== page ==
Location: Elephant Valley, Kodaikanal
Plan: Spend two days at Kodai Camp
So June went by with no adventures (big or small). My conclusion is that it was a good month without monotony to get away from.
I have friends whose family live up in the mountains of Kodaikanal. With the rolling ranges, sprawling forests, meandering streams- it makes it the perfect place to call home. Lucky for us city-folk, they've expanded their home into a campsite. Since a visit here last November, I've been dying to come back.
After ten not-so-fun hours in a bus up the mountain roads, my stomach and I were glad to finally reach. Nestled in Elephant Valley, about an hour away from Kodai Town, the campsite is encompassed by pristine views. We (Nikita, Nuthan, my brother and I) set off for a late morning walk up the road from the site. Unfortunately the water levels in the stream were quite low in comparison to our last visit, but the rest of the walk was beautiful- with the clouds slowly uncovering the tops of the mountains.
The walk included an exciting discovery. Just off the road, the earthy colours of the plants and stone walls was interrupted with a bright purple gate. Beyond the gate, a little stone house sat in the middle of an overgrown yard. The tiny cottage had a stucco wall on one side and steps leading up to a porch on the other. So much attention to colour- the alternating blue and white columns, the mustard door and window and the red flooring.
A gap in the wall allowed us to wade through the knee-high grass for a closer look. The bushes of orange mallow flowers and the views beyond made it the quintessential cottage.
We headed out to Kodai town that afternoon. It had been about 18 years since my last visit to the town. My memories of cycling around the lake and horse rides were refreshed. Hiring cycles from one of the many vendors around the lake, we rode round the 9km circumference of the lake. The lake was dotted with peddle boats, the waterfront with stalls, cyclists, vacationing families and honeymooning couples. Beyond the lake, Kodai has a variety of cafes and bakeries, gardens and antique stores.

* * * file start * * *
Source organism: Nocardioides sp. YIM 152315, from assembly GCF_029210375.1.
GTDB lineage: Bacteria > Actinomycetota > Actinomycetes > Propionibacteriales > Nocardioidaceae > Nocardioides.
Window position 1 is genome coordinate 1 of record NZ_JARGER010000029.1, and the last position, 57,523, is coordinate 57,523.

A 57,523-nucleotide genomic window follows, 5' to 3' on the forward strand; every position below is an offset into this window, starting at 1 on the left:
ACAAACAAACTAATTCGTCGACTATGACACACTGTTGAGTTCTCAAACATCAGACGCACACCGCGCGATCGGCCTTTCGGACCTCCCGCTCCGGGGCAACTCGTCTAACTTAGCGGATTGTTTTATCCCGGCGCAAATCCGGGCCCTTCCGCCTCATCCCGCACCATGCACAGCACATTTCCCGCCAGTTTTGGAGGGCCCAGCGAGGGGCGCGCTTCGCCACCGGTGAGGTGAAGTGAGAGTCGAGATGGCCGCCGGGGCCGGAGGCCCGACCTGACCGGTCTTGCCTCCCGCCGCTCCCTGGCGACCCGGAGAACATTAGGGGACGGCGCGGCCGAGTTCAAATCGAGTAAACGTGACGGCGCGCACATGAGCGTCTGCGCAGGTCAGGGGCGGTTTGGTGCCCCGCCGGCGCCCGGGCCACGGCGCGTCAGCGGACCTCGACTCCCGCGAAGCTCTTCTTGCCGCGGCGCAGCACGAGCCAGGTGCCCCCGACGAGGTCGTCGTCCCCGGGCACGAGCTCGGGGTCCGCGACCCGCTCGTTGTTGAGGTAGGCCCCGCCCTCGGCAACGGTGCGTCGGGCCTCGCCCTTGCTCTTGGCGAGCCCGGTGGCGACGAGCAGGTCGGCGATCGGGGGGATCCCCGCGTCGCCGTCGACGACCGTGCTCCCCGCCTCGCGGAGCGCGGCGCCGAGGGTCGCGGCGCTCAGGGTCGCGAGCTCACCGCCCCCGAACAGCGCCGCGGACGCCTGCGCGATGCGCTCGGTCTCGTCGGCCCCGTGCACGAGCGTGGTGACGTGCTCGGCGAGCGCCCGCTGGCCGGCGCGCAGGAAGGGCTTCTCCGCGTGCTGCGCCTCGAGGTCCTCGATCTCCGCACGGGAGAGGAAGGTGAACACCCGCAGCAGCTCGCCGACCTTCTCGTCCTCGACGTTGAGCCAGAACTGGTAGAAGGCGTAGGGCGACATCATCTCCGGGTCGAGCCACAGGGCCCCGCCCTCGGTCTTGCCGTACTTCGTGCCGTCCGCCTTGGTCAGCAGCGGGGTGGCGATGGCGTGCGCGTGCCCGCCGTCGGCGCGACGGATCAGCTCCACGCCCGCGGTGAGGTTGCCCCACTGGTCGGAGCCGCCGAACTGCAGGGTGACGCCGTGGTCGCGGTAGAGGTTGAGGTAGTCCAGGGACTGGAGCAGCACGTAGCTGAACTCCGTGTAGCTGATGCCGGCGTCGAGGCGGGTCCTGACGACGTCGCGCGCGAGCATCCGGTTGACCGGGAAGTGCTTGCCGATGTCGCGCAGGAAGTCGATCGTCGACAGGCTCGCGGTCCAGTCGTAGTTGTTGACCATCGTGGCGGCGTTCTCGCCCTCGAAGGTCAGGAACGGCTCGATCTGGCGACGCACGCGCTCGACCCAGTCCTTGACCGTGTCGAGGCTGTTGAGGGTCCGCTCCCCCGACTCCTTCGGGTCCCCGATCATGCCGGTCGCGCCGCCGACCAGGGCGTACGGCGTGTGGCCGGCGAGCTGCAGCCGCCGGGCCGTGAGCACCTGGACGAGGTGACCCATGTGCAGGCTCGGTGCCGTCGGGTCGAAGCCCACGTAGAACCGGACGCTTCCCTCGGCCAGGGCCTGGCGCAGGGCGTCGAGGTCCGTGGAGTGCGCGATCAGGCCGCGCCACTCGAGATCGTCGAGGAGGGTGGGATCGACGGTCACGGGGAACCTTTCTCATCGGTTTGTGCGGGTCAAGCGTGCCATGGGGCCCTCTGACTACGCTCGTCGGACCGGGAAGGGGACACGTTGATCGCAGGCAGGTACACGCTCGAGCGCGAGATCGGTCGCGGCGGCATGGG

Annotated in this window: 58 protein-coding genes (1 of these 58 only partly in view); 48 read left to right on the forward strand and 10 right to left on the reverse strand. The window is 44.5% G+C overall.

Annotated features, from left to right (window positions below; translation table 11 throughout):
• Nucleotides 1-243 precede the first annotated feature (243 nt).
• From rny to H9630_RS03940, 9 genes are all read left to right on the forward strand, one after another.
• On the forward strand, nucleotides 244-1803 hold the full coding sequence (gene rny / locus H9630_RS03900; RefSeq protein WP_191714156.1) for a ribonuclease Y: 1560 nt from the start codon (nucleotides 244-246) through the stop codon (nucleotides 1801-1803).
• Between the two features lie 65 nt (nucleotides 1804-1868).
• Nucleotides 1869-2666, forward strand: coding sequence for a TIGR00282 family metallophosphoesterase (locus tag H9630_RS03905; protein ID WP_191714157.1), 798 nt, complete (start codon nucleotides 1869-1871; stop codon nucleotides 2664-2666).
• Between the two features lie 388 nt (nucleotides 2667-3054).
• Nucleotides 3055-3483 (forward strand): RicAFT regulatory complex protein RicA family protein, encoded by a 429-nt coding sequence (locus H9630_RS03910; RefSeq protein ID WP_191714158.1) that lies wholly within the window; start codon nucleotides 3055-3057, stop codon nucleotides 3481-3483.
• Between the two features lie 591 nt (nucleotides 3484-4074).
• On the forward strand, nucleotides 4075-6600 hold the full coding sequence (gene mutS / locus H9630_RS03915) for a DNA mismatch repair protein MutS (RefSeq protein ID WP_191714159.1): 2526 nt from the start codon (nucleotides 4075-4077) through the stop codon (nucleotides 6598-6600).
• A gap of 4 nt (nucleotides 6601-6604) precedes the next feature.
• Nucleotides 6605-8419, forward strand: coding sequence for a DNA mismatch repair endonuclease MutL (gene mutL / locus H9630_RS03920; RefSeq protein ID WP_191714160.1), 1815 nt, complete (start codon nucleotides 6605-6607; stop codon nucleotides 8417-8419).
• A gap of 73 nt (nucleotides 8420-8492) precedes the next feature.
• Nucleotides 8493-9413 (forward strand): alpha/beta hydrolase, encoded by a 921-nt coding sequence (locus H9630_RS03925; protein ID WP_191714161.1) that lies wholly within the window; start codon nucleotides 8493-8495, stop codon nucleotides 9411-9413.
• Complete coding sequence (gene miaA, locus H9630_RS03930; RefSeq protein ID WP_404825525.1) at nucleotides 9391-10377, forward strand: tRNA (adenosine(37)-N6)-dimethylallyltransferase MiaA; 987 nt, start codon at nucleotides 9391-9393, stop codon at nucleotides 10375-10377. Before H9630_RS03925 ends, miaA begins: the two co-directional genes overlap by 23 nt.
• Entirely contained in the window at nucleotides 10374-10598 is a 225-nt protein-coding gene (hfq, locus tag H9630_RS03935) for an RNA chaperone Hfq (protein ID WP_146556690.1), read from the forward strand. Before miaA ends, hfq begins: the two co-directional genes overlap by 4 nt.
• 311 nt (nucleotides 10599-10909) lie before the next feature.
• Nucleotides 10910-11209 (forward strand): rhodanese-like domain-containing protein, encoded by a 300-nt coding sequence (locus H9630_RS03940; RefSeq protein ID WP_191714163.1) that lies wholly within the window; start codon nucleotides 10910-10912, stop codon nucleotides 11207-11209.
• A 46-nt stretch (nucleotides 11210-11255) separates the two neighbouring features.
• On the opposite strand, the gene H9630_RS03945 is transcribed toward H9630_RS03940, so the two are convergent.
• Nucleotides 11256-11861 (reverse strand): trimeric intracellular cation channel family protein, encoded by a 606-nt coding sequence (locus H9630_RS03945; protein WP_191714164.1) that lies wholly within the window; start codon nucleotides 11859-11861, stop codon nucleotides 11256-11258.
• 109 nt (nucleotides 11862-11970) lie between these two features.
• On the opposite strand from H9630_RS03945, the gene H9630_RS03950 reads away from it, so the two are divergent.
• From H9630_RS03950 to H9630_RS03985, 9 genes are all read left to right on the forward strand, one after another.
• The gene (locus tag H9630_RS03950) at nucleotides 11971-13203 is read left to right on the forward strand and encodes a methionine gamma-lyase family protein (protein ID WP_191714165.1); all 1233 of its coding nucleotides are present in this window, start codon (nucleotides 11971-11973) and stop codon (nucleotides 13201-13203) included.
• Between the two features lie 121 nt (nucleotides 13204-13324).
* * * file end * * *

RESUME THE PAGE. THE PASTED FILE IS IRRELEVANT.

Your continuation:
But after the croissants and wood-fire pizzas, we found that the best food in Kodai was off a roadside cart. It seemed that every second stall around the lake served hot tea and bread omelette. Clearly, this was something special here. Laced with green chilies, the fluffy omelette sandwiched between white bread was the perfect end to our hill-station saunter.
A cozy night in the tent only improved when the rain started. To be lulled by pitter-patter would have sounded too fictional, if it wasn't true. Waking up in the mountains somehow never requires an alarm. We went for one more walk in the valley after breakfast. More pictures and one last look at my dream cottage, and the weekend suddenly came to an end. (Only another painful bus ride between then and a Monday morning back at the office)
This trip veers away from the definition of adventure and towards that of relaxed getaway. A great trip, nonetheless. Hiking those ranges definitely looked inviting- another trip to be planned, I guess.